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Film Studies

This course is designed to deepen your understanding and appreciation of film. We study 11 different films looking at their social, cultural, political and historical contexts. Narrative structures, critical debates, filmmakers’ theories and ideologies behind the films are also explored, along with how filmmaking techniques can create different meanings for viewers.

Subject content

In your first year you will study two Hollywood films, one from the Classical Hollywood era and one from the New Hollywood era, focusing on director influence and how films are made in different Hollywood contexts. You will then study a recently-released mainstream film, Selma, and an independent film, Beasts of the Southern Wild. Selma covers the 1960s Civil Rights movement and highlights the segregation and struggles African Americans faced, whilst Beasts of the Southern Wild studies the lives of marginalised groups of people living on the outskirts of society.

You will also study two global films, made in Spain and Brazil, to broaden your film knowledge and understanding of foreign language film. Here we look at representation of time, place and people.

In your second year, British Film and Documentary Film will be studied alongside film movements such as Silent Cinema (focusing on Russian propaganda films) and Experimental Film (focusing on the French New Wave) looking at their stylistic developments in film history.

You will study the following films during your Film Studies course:
• Amy • Beasts of the Southern Wild • Blade Runner • City of God
• Pan’s Labyrinth • Selma • Strike • This is England • Trainspotting
• Vertigo • Vivre Sa Vie

WJEC Film Studies course specifications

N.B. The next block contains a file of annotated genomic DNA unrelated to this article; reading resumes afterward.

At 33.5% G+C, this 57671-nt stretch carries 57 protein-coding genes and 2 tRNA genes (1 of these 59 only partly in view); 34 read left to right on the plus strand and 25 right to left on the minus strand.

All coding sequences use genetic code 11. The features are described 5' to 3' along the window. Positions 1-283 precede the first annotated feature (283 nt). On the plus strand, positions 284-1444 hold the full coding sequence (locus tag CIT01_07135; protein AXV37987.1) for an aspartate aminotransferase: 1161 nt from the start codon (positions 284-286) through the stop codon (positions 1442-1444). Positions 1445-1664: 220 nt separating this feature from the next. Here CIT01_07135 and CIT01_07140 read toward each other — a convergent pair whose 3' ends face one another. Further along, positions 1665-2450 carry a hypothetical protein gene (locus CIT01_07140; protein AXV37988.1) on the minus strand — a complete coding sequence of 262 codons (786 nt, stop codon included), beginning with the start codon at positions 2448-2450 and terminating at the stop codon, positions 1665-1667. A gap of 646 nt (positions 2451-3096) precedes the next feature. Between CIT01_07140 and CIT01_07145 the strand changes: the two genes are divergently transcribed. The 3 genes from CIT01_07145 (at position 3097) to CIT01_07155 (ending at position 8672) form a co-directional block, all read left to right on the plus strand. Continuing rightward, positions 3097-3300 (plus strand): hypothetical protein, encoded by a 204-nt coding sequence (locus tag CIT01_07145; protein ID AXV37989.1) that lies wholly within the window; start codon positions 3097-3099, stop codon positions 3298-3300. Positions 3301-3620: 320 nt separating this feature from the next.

Learning methods 

Lessons will typically consist of film screenings, lectures, discussions, quizzes, independent research and essay writing.

There is a creative coursework component which allows students to create a screenplay for a short film (1,600-1,800 words) plus a digitally photographed storyboard of a key section from the screenplay.

An evaluative analysis (1,600-1,800 words) is to be written, reflecting on the finished product.

Additional entry requirements

GCSE grade 5 in English Language


Assessment is 70% examination, 30% coursework. You will also be assessed by written essays, homework, creative projects, group work, individual work and presentations.

Progression opportunities

Film Studies is an excellent complementary subject to media, English literature, psychology, sociology, politics, law, history, and art and design.

Students on the Film Studies course can progress onto a variety of film or media-related careers such as a producer, director, director of photography, editor, set designer, audio engineer, Foley artist, light technician, film critic, special effects specialist, visual effects specialist, props and wardrobe manager, location manager, teacher or screenplay writer as well as having the chance to study film studies/film and media production at Higher Education level.

Work experience opportunities such as BFI filmmaking courses, journalism and digital marketing have often been undertaken by students on this course.

Meet the A Level expert

Kat Thorpe

Kathryn has a BA (Hons) degree in Media Studies and PGCE from Sheffield Hallam University and has been teaching Film and Media Studies for seven years at Barnsley Sixth Form College.

Kat said: “Film Studies is a really interesting and diverse subject. As well as watching films we analyse them based on the technicalities of how they were constructed; we also look at the social, political and historical contexts of the film to decipher what was happening at the time the film was made, what influence this had on the film and if the filmmaker is trying to portray and messages to the audience.”

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